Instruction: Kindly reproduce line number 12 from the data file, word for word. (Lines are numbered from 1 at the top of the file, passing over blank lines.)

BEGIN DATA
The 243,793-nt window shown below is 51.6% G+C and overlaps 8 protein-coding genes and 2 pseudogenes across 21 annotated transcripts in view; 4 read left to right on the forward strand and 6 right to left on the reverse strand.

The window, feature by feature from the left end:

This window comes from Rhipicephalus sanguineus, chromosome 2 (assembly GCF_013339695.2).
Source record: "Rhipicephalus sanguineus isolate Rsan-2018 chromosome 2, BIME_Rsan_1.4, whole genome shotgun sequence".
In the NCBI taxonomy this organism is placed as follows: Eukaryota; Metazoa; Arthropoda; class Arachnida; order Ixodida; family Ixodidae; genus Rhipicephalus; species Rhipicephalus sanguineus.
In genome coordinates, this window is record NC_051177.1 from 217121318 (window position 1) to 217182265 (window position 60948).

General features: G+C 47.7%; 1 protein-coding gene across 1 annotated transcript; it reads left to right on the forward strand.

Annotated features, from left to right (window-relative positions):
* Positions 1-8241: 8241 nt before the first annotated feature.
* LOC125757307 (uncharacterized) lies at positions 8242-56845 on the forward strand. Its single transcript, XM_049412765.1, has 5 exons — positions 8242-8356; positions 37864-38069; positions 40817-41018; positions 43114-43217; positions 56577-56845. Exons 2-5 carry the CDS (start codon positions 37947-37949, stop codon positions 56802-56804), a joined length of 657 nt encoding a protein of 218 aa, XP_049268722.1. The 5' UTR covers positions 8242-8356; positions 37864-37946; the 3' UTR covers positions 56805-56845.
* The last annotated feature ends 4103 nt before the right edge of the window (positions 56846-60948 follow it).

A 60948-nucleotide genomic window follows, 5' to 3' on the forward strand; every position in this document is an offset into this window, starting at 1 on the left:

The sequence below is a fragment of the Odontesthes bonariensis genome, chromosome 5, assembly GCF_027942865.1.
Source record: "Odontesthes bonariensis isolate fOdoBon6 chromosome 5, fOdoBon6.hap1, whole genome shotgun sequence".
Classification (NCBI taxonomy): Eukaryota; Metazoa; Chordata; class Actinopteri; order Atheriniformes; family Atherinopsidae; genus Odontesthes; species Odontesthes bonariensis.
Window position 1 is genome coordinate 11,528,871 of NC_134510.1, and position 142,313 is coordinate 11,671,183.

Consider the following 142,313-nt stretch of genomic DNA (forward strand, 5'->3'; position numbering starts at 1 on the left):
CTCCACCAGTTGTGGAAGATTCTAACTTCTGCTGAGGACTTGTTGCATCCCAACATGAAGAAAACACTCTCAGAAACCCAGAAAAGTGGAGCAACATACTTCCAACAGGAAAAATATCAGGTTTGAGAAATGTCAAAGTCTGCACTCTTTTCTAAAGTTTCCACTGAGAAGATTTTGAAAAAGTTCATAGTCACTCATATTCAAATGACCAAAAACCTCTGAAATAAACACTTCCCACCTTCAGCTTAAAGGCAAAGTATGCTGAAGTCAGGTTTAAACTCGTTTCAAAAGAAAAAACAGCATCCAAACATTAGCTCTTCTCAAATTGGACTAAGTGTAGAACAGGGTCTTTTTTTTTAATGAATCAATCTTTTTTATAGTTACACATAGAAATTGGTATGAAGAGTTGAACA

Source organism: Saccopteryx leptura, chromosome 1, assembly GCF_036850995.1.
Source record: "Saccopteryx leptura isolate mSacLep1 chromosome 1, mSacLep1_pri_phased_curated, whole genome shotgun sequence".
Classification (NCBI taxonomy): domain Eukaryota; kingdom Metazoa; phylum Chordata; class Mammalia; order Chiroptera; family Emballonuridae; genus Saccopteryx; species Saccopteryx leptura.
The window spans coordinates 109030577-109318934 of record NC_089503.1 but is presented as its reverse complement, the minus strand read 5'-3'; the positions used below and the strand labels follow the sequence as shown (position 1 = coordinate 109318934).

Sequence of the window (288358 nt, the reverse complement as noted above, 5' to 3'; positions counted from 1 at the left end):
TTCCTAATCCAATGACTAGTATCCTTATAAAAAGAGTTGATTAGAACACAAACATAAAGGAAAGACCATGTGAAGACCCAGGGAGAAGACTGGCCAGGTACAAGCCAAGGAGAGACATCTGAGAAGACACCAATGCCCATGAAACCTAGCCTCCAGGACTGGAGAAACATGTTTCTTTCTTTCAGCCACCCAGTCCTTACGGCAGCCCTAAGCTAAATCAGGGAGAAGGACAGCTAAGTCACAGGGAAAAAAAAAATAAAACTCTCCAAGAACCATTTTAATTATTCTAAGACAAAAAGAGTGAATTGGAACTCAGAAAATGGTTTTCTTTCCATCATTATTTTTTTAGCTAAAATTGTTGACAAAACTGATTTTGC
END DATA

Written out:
A 60948-nucleotide genomic window follows, 5' to 3' on the forward strand; every position in this document is an offset into this window, starting at 1 on the left: